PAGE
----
FIO Developer Blog
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FIO is sponsoring the ETHDenver Hackathon with $5,000 worth of bounties that will be rewarded to developers who use FIO to simplify their application.read more
The transition to 2021 finds FIO development also in a bit of a transition. In January we released the contract code updates targeting several FIO Improvement Proposals (FIPs) that have been on the list for awhile. Since September of 2020 we have been targeting monthly FIP-based releases and in January we added another four features (FIPs 1, 6, 11, and 18). Our upcoming chain code update in February will put the finishing touches on this round of FIPs by adding in all the new API endpoints and other chain plugin utilities. In the meantime, the development team is transitioning from core protocol features to working on larger FIO initiatives including staking, NFT wrapping, and a new dApp that will make it easy for users to interact with FIO. Of course, the team will also continue to work on core features–more FIPs are on the way.
FIO Domains and Addresses as NFTs
One of the main requests has been to enable the exchange of FIO Domains and Addresses. With our latest release it is now possible to transfer FIO Addresses to a new owner. This gets us one step closer towards providing FIO Domains and FIO Addresses that are tradeable NFTs. The next step will be to enable users to wrap their Domains onto the Ethereum chain to facilitate NFT exchanges. Work on wrapping is in progress.
Other improvements that made it to Mainnet this past month focused on usability. Most FIO users are familiar with FIO “bundles” which are the free transactions included when a FIO Address is purchased or renewed. As users have increased their use of FIO, it has become clear that there needs to be an easy way to purchase more bundles. The January release enables users to buy multiple sets of bundles in a single transaction.
If you have gone through the process of mapping your FIO Address to your ERC-20 tokens, you probably found it a bit tedious because a unique chain code and token code mapping was required for every ERC-20 token. The January release now allows you to enter a generic “*” token code that indicates all tokens for that chain are mapped to the same blockchain public key.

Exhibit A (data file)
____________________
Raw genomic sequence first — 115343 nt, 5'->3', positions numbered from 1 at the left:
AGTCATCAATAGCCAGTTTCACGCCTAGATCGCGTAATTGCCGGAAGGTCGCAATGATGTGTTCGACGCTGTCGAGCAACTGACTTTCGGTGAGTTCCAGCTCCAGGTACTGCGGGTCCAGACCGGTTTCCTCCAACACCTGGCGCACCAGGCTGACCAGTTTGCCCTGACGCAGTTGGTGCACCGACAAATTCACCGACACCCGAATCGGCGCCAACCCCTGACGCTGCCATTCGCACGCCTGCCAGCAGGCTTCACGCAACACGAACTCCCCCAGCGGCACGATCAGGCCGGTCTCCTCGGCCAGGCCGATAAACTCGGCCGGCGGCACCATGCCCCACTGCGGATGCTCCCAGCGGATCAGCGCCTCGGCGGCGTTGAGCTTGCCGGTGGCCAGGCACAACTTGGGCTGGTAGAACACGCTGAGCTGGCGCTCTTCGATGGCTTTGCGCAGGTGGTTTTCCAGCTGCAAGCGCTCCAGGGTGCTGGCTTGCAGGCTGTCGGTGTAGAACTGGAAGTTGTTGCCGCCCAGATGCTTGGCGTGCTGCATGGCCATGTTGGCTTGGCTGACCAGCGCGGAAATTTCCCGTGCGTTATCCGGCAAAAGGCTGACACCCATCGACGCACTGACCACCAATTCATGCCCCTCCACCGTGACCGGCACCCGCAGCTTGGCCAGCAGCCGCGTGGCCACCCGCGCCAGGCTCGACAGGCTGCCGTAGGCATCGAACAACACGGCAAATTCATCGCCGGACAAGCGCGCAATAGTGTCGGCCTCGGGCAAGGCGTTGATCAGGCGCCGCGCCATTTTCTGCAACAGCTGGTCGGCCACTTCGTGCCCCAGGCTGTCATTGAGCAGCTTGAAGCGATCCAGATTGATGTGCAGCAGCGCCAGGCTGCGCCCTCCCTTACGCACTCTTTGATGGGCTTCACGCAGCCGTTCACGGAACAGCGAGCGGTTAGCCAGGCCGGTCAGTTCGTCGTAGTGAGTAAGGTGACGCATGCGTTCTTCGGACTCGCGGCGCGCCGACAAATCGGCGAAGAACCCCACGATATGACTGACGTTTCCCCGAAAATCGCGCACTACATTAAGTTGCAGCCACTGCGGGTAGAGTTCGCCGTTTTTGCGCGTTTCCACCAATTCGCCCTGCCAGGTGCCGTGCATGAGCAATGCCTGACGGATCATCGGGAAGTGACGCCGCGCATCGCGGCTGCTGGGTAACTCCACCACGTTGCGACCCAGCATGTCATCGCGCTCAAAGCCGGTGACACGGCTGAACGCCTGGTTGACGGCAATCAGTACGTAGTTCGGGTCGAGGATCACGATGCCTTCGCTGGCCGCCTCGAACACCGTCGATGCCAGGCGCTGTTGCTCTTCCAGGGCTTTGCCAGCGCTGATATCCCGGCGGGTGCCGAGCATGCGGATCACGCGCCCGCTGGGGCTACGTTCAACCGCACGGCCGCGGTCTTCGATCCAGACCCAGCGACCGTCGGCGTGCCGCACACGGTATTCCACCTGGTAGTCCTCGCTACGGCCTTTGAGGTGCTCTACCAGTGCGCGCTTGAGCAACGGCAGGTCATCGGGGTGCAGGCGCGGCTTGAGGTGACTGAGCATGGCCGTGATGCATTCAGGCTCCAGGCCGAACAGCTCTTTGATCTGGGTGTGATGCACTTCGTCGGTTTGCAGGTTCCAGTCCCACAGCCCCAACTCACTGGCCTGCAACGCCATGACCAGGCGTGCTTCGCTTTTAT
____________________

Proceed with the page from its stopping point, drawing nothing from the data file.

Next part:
Secure your tokens in a locked account
While FIO is principally a utility token, there are occasions when you may want to add on an extra layer of security. The January release enables users to transfer tokens to a new account and lock those tokens on a pre-defined schedule. An added bonus: the ability to lock tokens is the first step to enabling FIO staking–a feature that is currently in design.
Work continues on the updated FIO developer hub. This new Github site will facilitate community contributions with the goal of making it easier to use the FIO SDKs and integrate FIO features into wallets and other crypto applications.
Find out more here: https://devhub.fioprotocol.io
FIO release 2.3 was deployed on Mainnet on January 14th. This release includes the following new features:
- Adds the ability to transfer FIO Addresses
- Enables users to transfer tokens to a new account and lock the tokens for a pre-defined period of time
- Adds the ability for wallets to map all tokens on a particular chain to a single public address
- Enables the purchase of multiple sets of bundled transactions
FIO release 2.2 was deployed on Mainnet on November 5th. This release includes the following new features:
- Adds the ability to burn FIO Addresses
- Makes FIO Addresses optional when voting for a block producer or proxying a vote
- Updates Block Producer Fee setting to make it easier to respond to changes in the price of the FIO Token
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